On yer bike

WITH no expenses spared, the Diary sent its most respected political correspondents to the Conservative Party Conference this week.

In order that they could journey from Glasgow to Manchester in style, we even hired a tandem bike. Which regrettably proved rather tricky to operate, for we sent three reporters, and one of them had to balance on the handlebars.

Once we arrived at the main lecture hall (saddle-sore and four punctures later) we found the Tories delivering thrilling narratives about their future, much to the delight of an enraptured audience.

Tales of hope! Tales of victory! Tales of Voldemort defeated! (Our reporters may have got a little distracted at this point, and started perusing the reading material they brought with them, in case the action on stage got a tad repetitive.)

Like those tall-tale Tories, the Diary spins a decent yarn, as you’ll discover in the following classic stories from our archives…

Tricky customer

A SPOOKY story for the season. A Saltcoats reader said a wee lad turned up on his doorstep on Hallowe’en, and said: “Trick or Treat? And by the way, mister, I’m diabetic, so it’s cash only.”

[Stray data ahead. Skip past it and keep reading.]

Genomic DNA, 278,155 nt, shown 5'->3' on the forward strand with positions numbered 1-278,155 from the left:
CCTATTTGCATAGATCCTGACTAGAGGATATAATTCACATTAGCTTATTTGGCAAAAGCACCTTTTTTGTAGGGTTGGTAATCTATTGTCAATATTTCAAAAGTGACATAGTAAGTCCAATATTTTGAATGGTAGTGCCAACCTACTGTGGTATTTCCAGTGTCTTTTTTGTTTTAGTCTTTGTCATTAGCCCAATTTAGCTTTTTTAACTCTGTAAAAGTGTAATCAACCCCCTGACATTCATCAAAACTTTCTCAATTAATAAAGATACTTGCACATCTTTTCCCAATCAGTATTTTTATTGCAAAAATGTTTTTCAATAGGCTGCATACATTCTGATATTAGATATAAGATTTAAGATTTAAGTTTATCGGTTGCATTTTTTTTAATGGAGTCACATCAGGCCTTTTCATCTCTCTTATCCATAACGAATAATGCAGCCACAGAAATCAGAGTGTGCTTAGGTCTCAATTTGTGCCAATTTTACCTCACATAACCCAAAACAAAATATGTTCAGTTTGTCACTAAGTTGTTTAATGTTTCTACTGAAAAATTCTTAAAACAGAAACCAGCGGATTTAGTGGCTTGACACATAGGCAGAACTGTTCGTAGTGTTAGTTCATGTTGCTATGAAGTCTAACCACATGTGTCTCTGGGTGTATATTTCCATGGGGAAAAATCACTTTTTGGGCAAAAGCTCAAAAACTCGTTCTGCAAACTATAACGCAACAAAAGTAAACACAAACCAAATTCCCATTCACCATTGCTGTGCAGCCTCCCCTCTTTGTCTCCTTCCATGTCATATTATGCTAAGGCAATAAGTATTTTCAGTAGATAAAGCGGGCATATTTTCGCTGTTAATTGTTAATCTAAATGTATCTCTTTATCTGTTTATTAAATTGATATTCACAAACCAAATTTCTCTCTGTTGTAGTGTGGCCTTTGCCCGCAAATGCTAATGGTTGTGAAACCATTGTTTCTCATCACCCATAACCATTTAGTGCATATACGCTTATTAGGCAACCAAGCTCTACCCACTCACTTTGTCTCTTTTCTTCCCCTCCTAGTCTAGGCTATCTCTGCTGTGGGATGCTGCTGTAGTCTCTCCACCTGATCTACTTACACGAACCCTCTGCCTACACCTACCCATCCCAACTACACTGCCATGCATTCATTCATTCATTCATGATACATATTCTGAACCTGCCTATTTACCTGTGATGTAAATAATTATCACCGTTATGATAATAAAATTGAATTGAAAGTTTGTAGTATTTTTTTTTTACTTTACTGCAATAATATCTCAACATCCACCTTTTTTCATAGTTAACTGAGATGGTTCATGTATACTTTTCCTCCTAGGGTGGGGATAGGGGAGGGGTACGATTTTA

“Can’t fault the wee man for trying in these straitened times,” chuckled our reader.

Castaway kookiness

“IF I was on a desert island,” said a reader, “the record that I would most like to have is for long-distance swimming.”

Bottling it

A FOND memory of the robust dances at the Highlanders’ Institute in Glasgow. A reader recalled being at a shindig when an Islay chap was dancing too enthusiastically and fell heavily.

“He was bleeding rather badly,” she told us, “so was persuaded to go to the Western, and a couple of hours later, we were surprised to see him back. My friend worked at the Western, and looked at his medical notes, which recorded that he’d been more concerned about the loss of the half-bottle in his pocket, than the fact he needed eight stitches in his backside.”

Brought to book

A LITERARY type once told the Diary: “Stephen King has a son named Joe. I'm not joking, but he is.”

Hard to swallow

UNDERAGE drinking. A reader recalled starting Glasgow School of Art. One of his new chums, a fresh-faced chap from Skye, wanted to enjoy a pint in a Glasgow pub.

They headed to a bar on Holland Street, where the Skye guy, on being asked what he’d like, said: “A beer.”

“What kind?” enquired the barmaid.

His reply of “A big one, please!” abruptly ended that particular session.

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Quirky query

A DAFFY question from a reader: “What is made of leather, a foot long, and sounds like a sneeze? A shoe.”